She now turns to Vrikodara, who she perhaps thinks will be more receptive to her pleas. ‘Remember the duties of a Kshatriya, Bhima,’ she tells him. ‘It behoves you to come to my rescue.
‘It is known throughout the world how you came to the rescue of Varanavata when its denizens asked for your help. Later, when we were attacked by Hidimba, you again exerted your powers to save us. You also saved my honour during our time in Virata’s kingdom.
‘Now is another occasion for you to exact revenge, my lord. Kill the son of Drona, that wicked Ashwatthama, and bring back his jewel to me as souvenir.’
Not able to endure his wife’s grief, Bhima mounts upon his chariot and takes up his bow. Making Nakula his charioteer, he sets out from the Pandava camp following the tracks left behind by Ashwatthama’s horses.
As Bhimasena’s chariot disappears from view in a cloud of dust, Krishna steps forward and addresses Yudhishthir. ‘Your younger brother does not know what he is up against,’ he says.
‘And in his foolishness, he has set out to fight Ashwatthama on his own. But the son of Drona possesses a weapon by the name Brahmashira, given to him by his father, which is capable of destroying the three worlds.
‘Drona first taught Arjuna the chant that would turn a normal arrow into a missile of destruction. When Ashwatthama came to know of this, he was consumed with jealousy and repeatedly exhorted his father to teach him the secret too.
Drona did so reluctantly, overcome as he was by filial love. However, he did warn his son that the weapon should never be used even when faced by death, especially against other human beings.’
Krishna now tells Yudhishthir a story of Ashwatthama’s one-time visit to Dwaraka.
Visit to Dwaraka
When you were in the forest (says Krishna), Ashwatthama once visited Dwaraka and offered me a trade. Calling upon me one evening in private, he said, ‘O Krishna, the great weapon Brahmashira is now in my possession.
‘I will give it to you if you, in return, give me your Sudarshana Chakra.’
I told him that he was free to take the discus without giving me anything in return. ‘All the energy of the three worlds resides in me, O Drauna,’ I said.
‘I shall give you any of my weapons – the bow, the discus, the dart or the mace. Tell me which one you want. You need not give me anything in exchange.’
Ashwatthama said again that he wanted the discus, and I told him to take it. He tried to first lift it with his left hand, then his right. Having failed to budge it, he heaved against it with his entire body.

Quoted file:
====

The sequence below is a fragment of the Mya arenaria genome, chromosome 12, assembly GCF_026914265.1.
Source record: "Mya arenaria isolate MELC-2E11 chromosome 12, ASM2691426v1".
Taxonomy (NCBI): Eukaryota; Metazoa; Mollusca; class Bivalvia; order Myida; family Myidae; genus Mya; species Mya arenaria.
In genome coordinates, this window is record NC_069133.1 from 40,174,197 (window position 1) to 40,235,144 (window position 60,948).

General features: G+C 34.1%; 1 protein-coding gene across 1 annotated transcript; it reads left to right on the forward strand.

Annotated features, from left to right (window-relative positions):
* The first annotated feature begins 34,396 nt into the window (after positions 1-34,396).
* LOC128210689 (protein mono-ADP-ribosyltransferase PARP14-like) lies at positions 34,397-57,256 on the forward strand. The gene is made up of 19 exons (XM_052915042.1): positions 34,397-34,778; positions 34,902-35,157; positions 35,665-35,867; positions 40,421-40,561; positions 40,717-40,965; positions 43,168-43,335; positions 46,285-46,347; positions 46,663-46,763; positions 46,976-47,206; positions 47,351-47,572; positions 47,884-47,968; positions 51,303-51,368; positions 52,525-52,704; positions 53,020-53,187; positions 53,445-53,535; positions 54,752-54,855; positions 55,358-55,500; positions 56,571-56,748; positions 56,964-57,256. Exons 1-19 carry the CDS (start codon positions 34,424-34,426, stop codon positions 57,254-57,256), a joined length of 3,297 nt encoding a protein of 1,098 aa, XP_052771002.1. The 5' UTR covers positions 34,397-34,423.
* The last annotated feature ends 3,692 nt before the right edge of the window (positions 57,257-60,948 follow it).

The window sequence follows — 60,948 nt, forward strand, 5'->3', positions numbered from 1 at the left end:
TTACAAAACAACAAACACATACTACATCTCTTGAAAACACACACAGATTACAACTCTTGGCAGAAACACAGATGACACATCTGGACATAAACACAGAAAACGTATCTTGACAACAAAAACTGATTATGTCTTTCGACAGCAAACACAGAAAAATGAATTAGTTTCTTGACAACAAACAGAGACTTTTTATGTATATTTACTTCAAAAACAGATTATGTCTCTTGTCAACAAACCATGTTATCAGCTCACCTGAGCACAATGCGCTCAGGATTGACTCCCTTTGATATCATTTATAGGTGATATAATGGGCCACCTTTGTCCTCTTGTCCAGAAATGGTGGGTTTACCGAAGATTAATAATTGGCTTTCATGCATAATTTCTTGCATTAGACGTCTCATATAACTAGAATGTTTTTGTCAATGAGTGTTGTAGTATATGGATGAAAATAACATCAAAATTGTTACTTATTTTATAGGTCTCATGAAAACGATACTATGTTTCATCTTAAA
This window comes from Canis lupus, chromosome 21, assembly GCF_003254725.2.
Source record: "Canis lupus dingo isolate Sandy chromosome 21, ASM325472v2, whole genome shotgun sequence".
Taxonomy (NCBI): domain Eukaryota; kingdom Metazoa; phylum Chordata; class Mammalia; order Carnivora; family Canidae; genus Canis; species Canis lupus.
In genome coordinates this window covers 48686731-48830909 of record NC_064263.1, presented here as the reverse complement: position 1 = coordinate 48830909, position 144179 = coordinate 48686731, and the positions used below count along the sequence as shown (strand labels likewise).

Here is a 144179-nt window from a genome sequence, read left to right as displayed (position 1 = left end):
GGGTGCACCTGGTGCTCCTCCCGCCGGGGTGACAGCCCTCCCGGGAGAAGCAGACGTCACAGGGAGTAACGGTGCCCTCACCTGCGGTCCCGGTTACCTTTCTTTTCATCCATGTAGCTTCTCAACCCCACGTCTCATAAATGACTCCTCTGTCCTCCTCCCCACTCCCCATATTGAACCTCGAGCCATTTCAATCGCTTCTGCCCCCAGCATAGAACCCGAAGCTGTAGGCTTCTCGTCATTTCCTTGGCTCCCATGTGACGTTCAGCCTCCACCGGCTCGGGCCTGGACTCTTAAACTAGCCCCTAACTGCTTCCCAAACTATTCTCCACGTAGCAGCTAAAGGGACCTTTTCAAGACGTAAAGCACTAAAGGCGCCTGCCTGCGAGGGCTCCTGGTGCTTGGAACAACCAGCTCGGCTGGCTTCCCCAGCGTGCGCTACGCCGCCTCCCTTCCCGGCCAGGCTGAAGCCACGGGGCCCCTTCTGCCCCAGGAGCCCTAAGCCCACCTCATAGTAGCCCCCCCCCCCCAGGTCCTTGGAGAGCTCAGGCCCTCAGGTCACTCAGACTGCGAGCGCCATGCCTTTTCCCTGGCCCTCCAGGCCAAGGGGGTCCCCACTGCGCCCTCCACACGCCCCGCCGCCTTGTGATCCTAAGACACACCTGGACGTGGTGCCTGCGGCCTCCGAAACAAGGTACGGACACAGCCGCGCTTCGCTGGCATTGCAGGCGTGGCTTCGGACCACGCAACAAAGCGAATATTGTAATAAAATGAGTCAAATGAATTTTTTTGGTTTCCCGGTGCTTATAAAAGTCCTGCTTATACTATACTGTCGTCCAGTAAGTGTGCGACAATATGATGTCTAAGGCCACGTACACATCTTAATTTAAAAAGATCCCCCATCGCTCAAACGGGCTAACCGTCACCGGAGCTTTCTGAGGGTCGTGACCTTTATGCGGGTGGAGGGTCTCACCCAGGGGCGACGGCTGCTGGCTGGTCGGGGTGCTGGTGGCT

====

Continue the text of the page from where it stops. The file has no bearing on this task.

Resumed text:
Wicked and Guileless
‘You are unable to even move it one inch, O Hero,’ I said. ‘How do you propose to wield it?’ Then, seeing that he was consumed by sorrow, I told him that no one but I can carry my weapons.
‘Not Arjuna, not Pradyumna, not Balarama, not Satyaki – not even men who I consider my brothers have ever asked me to part with my weapons, Ashwatthama. You have summoned much courage in doing so. Might I ask what you intended to do once you got the discus?’
And Ashwatthama replied, ‘I wished to fight and destroy you, O Krishna.’
Concluding this tale, Krishna tells Yudhishthir, ‘That son of Drona is wicked, guileless, wrathful and cruel. He will stop at nothing to crush Vrikodara into the dust. He will not think twice about using the Brahmashira, for what has he got to lose?
‘Come, O Kaunteya. Let us hurry. Bhimasena will need to be protected from the unfathomable anger of Ashwatthama.’
Saying these words, Krishna mounts his chariot, which is equipped with all kinds of diverse weapons. Two horses of the Kamboja breed are yoked to it, and are adorned with garlands of gold.
The horse on the front-right is called Saivya whereas the one on the front-left is called Sugriva. The rear ones are named Meghapushpa and Balahaka respectively.
On this car which bears the colour of the rising sun, a celestial standard points up at the sky, decked with gems and gold, created by Vishwakarma. Upon this banner stands the image of Garuda, the son of Vinata, shining with great splendour.
After Krishna ascends this car, Arjuna and Yudhishthir climb into it as well and take their spots on either side of the Yadava prince. (No mention is made here of Sahadeva’s whereabouts. Once might imagine he is standing around here to care for Draupadi.)